“My God, My God, why hast Thou forsaken Me?

Psalm 22:1

There were seven cries of the Lord Jesus from the cross, as recorded in the four Gospel records. The first three reveal the sympathy of the Lord’s heart as He prayed for His enemies, committed His mother to John, and assured the thief of His salvation. The last two tell of His satisfaction and confidence: “It is finished” and “Into Thy hands …”

But the middle two are the cries which give us some insight into His suffering. “I thirst” reveals His physical sufferings. In the words cited above, quoted from Psalm 22 and repeated in Matthew and Mark, we are afforded a window into His deepest sufferings. 

In these words, we see

An Intimacy that was Prized

There existed up until those six hours on the cross, the enjoyment of unbroken fellowship between the persons in the Godhead. Eternity, as well as thirty-some years of earthly sojourn, had not lessened that enjoyment. The Lord moved in the consciousness of the approval and pleasure He was bringing to His Father God; the heart of God found a continual feast in the life of His Son.

We who know so little of fellowship with divine persons cannot begin to measure what each moment of that fellowship meant to Him.  

An Interruption that was Painful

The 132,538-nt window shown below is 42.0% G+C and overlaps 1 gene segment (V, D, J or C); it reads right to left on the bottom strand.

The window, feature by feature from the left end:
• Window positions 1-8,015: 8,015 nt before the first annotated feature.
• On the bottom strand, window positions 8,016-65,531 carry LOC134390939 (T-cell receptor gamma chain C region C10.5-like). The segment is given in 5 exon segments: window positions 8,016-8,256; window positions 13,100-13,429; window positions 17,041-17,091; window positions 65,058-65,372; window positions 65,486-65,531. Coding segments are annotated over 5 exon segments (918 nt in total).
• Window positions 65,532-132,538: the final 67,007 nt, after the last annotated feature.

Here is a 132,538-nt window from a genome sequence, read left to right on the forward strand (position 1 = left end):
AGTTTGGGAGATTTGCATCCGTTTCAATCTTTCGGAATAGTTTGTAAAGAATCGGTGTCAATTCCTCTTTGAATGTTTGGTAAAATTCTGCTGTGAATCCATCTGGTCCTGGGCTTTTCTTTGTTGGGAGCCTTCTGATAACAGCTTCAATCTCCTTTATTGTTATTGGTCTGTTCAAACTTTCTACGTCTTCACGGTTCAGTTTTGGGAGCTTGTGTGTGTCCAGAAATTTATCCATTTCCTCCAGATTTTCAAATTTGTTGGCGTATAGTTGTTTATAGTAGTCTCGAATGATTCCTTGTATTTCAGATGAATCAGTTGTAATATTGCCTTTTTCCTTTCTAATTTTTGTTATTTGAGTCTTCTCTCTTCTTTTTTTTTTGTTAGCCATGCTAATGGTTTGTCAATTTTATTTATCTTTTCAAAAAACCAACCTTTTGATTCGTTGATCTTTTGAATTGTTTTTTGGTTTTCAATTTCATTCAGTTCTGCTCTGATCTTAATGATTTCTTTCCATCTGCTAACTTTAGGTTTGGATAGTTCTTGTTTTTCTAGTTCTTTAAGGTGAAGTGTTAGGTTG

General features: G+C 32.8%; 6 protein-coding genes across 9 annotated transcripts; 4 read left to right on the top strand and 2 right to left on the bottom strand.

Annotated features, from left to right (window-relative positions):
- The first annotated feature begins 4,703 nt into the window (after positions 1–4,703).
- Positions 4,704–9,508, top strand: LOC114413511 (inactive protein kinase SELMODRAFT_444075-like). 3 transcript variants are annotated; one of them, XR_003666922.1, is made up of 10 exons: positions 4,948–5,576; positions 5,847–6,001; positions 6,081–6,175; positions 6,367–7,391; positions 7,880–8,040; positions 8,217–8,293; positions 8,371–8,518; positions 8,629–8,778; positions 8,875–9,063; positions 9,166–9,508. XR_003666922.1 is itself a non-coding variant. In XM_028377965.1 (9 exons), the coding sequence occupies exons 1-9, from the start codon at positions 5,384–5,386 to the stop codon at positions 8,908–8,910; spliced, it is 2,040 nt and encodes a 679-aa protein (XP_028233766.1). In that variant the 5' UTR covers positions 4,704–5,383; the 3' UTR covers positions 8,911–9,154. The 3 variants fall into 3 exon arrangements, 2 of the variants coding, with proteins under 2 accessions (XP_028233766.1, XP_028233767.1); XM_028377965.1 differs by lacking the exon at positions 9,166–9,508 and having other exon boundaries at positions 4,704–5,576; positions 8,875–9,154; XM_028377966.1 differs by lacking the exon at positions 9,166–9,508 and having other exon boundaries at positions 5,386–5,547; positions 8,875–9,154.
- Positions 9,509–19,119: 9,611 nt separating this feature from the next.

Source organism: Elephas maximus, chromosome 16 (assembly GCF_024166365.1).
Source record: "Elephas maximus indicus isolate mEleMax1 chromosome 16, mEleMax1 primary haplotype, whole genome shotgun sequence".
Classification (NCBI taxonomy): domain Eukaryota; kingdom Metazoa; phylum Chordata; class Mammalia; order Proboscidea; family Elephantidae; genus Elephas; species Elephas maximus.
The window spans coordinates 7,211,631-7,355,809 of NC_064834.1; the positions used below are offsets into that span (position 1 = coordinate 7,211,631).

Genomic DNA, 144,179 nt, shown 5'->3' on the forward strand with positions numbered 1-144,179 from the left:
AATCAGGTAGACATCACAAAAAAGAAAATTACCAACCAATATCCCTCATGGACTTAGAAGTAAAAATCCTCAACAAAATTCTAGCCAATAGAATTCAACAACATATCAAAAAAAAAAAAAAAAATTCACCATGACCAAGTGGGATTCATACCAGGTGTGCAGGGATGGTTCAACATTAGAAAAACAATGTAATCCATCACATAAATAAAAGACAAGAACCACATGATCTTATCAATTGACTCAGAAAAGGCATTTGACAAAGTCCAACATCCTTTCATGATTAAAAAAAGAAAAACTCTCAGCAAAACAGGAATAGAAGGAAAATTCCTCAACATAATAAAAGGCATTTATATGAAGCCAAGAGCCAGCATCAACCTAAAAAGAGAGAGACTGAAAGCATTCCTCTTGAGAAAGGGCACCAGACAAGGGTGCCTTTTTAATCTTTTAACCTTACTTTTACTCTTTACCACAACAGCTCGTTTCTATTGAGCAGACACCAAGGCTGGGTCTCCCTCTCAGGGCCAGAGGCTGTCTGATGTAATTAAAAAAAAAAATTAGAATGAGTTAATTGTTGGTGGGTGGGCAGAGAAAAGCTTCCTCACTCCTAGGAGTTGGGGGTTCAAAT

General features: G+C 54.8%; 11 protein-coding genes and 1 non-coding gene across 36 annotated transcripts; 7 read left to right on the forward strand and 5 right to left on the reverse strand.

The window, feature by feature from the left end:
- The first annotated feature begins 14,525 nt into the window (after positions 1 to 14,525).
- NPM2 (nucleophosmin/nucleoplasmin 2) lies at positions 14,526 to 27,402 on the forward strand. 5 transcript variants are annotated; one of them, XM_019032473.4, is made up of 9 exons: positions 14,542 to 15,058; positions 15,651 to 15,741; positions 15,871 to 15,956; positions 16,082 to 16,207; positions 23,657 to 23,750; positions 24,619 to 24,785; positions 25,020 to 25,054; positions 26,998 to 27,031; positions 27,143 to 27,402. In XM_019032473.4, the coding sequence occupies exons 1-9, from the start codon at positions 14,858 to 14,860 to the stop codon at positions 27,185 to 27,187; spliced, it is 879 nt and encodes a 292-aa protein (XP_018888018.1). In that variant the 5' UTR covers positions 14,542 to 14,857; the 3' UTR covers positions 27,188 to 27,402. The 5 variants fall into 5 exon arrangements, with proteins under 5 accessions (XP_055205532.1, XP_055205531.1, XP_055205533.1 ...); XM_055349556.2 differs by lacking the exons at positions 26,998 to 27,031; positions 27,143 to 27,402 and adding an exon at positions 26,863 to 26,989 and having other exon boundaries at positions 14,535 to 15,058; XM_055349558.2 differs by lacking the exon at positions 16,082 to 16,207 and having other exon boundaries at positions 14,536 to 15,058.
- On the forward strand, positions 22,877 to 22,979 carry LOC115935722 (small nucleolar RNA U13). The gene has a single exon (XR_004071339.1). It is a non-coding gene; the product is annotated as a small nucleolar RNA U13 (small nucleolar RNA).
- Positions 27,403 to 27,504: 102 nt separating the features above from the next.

Since we cannot measure the heights of joy that were experienced between God in heaven and His Son on earth, we cannot plumb the depths of His sorrow when He was forsaken on the tree and there was an interruption, for the first time in all eternity, of the conscious enjoyment of fellowship between God in heaven and Christ on earth. The Spirit of God has attempted to give us some understanding in the vivid imagery of Psalms 22 and 69. At best, we gain a small appreciation. The interruption enjoyment of fellowship with God was far more important and painful than the shame and reproach, the nails and thorns, and the vulgar stares and ridicule of men. 

An Insight Provided

The words of the Lord Jesus were not a complaint. He went to the cross in complete agreement with the will of God and the necessity for the cross. When He broke the bread in the upper room, He was thanking God for the opportunity to give His body. It was not a question in the sense that He did not know the answer. He alone knew the reason, a reason that not even the disciples appreciated at the moment.

Why then the words from His lips? 

Who among us would have ever thought that sin is so heinous an entity that God would have to forsake His Son on the cross? Who would have ever dared think that anything could interrupt the enjoyment of that eternal fellowship if the Word of God had not told us? 

Perhaps we get some inkling of this in the types seen in the offerings, but the dreadful reality would likely have escaped us without Psalm 22, Matthew 27:46, and Mark 15:34.

It is in His words out of the darkness that we learn how great our guilt, how vast the ransom, and how deep the love.


Notice the three occasions in Psalm 22 when the word “far” is used.

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